AIAIAI Unit-4 Wireless+ review

AIAIAI says Unit-4 is the first true wireless monitor system designed for the recording studio and mobile mixing. And that claim might well be justified...

  • £700
  • $800
(Image: © AIAIAI)

MusicRadar Verdict

Great sounding and (almost) latency-free wireless monitoring – we never thought we'd see the day. While you might not absolutely need Unit-4, this is undoubtedly a very desirable monitoring setup.


  • +

    Fantastic sound.

  • +

    Pretty much latency-free.

  • +

    Such an easy setup.

  • +

    The white LEDs look very cool!


  • -

    Do you really need wireless studio monitors? (Be honest)

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AIAIAI Unit-4 Wireless+: What is it?

AIAIAI’s £700/$800 Unit-4 Wireless + speakers are billed as the first proper wireless studio monitors. That's because they use Wireless+ technology, which is said to blow Bluetooth (which the speakers can also use) out of the water both in terms of sound quality and latency.

Latency has always been one of the more annoying side effects of Bluetooth audio. it means that trying to record something like a keyboard solo using wireless speakers or headphones is nigh-on impossible thanks to the delay between you playing a note and hearing it. Bluetooth is ok for listening to music, but not producing it.  

AIAIAI has form in this area already, having released the TMA2 Wireless+ headphones a couple of years ago. Now it's come with what it hopes is a Bluetooth-bettering set of speakers.

AIAIAI Richie Hawtin TMA-2 Wireless+ Headphones

(Image credit: AIAIAI)

AIAIAI Unit-4 Wireless+: Specs and setup

If you're unfamiliar with AIAIAI products, we can tell you that they are usually very cool, very sleek, black and well designed. These Unit-4 speakers are no different: as soon as you open the box and enjoy the Apple unboxing-style experience, you know that there’s been some thought put into these monitors.

The speakers themselves are well built, compact, made from 100% recycled plastic, and not too heavy at 2.5kg. They are portable, then, but you wouldn't want to carry them around in the odd cotton drawstring pouches that they come in. Fortunately, there is an optional case available for £60/$70 that looks like it would do a good job.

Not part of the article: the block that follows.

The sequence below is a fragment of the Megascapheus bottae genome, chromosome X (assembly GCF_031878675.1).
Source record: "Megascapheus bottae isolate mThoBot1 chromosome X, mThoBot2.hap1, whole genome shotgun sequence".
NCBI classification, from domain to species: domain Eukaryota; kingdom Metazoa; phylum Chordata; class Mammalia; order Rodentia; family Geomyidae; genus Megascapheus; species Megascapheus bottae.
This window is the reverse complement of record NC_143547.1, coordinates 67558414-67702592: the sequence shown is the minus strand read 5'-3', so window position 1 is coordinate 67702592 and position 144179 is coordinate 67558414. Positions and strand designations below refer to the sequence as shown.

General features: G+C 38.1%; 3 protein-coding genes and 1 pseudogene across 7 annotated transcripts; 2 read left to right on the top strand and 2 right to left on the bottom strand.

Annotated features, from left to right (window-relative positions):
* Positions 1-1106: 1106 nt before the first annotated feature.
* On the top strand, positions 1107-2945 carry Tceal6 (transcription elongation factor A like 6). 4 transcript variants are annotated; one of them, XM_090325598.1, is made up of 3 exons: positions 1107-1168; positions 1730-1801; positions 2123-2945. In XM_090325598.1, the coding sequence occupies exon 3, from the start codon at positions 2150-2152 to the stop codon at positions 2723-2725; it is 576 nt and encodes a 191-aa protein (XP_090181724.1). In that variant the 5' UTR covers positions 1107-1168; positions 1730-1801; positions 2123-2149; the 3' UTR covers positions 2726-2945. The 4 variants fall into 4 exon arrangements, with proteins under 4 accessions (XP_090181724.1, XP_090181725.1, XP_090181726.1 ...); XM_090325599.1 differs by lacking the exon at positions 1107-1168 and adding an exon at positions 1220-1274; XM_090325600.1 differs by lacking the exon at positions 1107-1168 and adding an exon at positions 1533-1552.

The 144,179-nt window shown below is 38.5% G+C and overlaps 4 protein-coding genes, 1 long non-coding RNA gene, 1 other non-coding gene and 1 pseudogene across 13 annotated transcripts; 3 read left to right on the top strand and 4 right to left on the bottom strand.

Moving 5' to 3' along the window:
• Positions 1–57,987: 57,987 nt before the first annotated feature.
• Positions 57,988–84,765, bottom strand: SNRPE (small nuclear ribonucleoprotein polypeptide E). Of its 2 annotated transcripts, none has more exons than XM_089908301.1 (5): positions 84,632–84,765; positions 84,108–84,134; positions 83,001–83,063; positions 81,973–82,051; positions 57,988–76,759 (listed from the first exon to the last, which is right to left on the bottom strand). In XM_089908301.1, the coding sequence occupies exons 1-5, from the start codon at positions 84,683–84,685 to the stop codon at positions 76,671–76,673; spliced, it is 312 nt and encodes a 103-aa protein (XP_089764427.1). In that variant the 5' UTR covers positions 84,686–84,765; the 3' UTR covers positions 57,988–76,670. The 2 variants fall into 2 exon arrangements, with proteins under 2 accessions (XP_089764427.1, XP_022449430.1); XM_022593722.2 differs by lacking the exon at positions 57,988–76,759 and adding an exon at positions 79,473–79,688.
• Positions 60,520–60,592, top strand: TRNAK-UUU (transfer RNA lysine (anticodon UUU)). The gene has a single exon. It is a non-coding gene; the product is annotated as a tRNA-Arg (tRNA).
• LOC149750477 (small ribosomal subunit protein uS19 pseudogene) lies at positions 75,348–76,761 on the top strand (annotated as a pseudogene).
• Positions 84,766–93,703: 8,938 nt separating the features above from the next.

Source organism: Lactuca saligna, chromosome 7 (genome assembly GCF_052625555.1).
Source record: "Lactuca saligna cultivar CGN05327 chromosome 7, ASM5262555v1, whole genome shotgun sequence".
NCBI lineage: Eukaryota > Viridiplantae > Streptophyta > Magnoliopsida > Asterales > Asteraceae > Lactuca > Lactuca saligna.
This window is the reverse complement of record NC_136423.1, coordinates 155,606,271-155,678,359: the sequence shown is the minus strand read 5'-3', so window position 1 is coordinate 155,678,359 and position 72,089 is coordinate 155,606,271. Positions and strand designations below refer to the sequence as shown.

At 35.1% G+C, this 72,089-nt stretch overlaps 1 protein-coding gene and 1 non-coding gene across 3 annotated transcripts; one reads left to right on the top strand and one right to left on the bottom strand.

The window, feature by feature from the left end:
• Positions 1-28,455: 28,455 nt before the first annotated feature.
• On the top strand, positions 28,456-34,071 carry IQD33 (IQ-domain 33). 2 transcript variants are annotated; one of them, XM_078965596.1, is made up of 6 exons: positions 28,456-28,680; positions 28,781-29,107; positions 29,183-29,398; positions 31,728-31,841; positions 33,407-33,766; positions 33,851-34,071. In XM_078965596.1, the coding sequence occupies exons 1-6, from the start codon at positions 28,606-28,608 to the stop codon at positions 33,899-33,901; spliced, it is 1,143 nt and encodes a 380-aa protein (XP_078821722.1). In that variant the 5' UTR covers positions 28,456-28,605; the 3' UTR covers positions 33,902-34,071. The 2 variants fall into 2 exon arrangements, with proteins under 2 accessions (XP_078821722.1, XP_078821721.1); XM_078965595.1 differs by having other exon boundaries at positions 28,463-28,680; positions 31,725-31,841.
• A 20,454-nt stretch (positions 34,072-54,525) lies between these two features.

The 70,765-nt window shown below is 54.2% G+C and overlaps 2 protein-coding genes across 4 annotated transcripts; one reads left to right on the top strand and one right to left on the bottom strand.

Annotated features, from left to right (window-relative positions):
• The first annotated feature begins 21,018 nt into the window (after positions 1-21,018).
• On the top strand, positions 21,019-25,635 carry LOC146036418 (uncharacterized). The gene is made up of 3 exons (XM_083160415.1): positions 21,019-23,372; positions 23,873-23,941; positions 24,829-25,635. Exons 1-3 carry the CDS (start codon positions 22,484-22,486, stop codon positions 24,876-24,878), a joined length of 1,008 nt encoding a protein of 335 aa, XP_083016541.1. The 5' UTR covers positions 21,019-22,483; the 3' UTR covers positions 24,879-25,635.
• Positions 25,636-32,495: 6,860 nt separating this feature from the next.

They do ship with magnetic protective grills, though, and there's a full optional surround protector also available for £25/$30 per speaker. 

Each speaker has 3.5-mm mini-jack and 6.3mm TRS balanced inputs, 1-inch silk dome tweeters and 4-inch 'high excursion' paper cone woofers. The Unit-4 boasts a pretty flat (+/-2dB) frequency response between 50Hz and 20kHz.

There's also a power socket on each speaker so you can hook up to the mains when you need/want to.


(Image credit: AIAIAI)

The fact that we got up and running with the Unit-4 system within minutes says more about how much effort AIAIAI has put into the sleek setup workflow of the speakers than it does about our skills at going wireless. 

The procedure is basically this: plug the X02 Wireless+ transmitter into the USB-C port of your audio device (there's also an aux in on the transmitter if you need it), switch the speakers on and make sure they are each set as left and right and connected to W+ rather than the Bluetooth option. And that's it, because the W+ USB connector picks up the speakers automatically, doing the hard work for you.

We tested the Unit-4s with Ableton Live and Logic Pro, both of which picked them up as standard outputs, and then poured our music into the speakers, as if by magic.  


(Image credit: AIAIAI)

There's the inevitable Unit-4 app, too, which connects to the speakers via Bluetooth. This enables you to adjust the frequency curve depending on their location, and also dim the front white circular LED rings that are on the front of each speaker, should you wish. 

Talking of which, while these flashed annoyingly as we set the speakers up – leading us to think that it could be one innovation too far – they settle on just being a white ring on the speakers which looks particularly cool, especially you you, erm, mix in the dark. Not only that, but the rings also serve other purposes like telling you how much charge you have left when you hit the power button twice, a full white ring equating to a full charge. 


(Image credit: AIAIAI)

AIAIAI Unit-4 Wireless+: Performance and verdict

Once we'd set the system up, we have to say we were quickly impressed. The most important aspect for the recording musician is that there is no delay; well, OK, a pretty imperceptible 16ms. Play a note on your connected MIDI keyboard or computer keyboard, and it feels like zero time between you hitting the key and it playing.